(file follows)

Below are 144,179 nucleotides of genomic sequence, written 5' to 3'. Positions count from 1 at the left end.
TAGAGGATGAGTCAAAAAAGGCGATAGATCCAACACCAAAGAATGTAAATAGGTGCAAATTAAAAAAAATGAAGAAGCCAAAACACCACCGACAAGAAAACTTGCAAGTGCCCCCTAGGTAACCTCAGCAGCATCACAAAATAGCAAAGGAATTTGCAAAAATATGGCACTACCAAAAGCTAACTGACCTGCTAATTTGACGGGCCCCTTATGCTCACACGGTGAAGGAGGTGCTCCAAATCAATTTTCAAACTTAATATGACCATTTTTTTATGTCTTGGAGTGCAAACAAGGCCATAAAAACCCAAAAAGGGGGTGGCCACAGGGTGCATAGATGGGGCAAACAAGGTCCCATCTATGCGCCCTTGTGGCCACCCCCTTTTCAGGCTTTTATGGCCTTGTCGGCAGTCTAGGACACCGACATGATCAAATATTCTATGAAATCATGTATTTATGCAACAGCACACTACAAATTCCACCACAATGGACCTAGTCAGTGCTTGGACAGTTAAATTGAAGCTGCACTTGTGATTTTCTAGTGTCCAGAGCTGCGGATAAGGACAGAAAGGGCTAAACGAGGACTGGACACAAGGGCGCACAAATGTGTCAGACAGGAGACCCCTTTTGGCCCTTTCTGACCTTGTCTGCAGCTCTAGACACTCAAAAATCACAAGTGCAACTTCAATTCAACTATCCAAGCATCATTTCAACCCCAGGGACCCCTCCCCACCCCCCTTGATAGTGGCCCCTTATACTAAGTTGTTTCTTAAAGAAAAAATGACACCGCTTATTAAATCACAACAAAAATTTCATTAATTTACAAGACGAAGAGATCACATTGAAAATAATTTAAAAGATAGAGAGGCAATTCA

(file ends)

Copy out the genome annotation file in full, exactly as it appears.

Below are 144,179 nucleotides of genomic sequence, written 5' to 3'. Positions count from 1 at the left end.
TAGAGGATGAGTCAAAAAAGGCGATAGATCCAACACCAAAGAATGTAAATAGGTGCAAATTAAAAAAAATGAAGAAGCCAAAACACCACCGACAAGAAAACTTGCAAGTGCCCCCTAGGTAACCTCAGCAGCATCACAAAATAGCAAAGGAATTTGCAAAAATATGGCACTACCAAAAGCTAACTGACCTGCTAATTTGACGGGCCCCTTATGCTCACACGGTGAAGGAGGTGCTCCAAATCAATTTTCAAACTTAATATGACCATTTTTTTATGTCTTGGAGTGCAAACAAGGCCATAAAAACCCAAAAAGGGGGTGGCCACAGGGTGCATAGATGGGGCAAACAAGGTCCCATCTATGCGCCCTTGTGGCCACCCCCTTTTCAGGCTTTTATGGCCTTGTCGGCAGTCTAGGACACCGACATGATCAAATATTCTATGAAATCATGTATTTATGCAACAGCACACTACAAATTCCACCACAATGGACCTAGTCAGTGCTTGGACAGTTAAATTGAAGCTGCACTTGTGATTTTCTAGTGTCCAGAGCTGCGGATAAGGACAGAAAGGGCTAAACGAGGACTGGACACAAGGGCGCACAAATGTGTCAGACAGGAGACCCCTTTTGGCCCTTTCTGACCTTGTCTGCAGCTCTAGACACTCAAAAATCACAAGTGCAACTTCAATTCAACTATCCAAGCATCATTTCAACCCCAGGGACCCCTCCCCACCCCCCTTGATAGTGGCCCCTTATACTAAGTTGTTTCTTAAAGAAAAAATGACACCGCTTATTAAATCACAACAAAAATTTCATTAATTTACAAGACGAAGAGATCACATTGAAAATAATTTAAAAGATAGAGAGGCAATTCA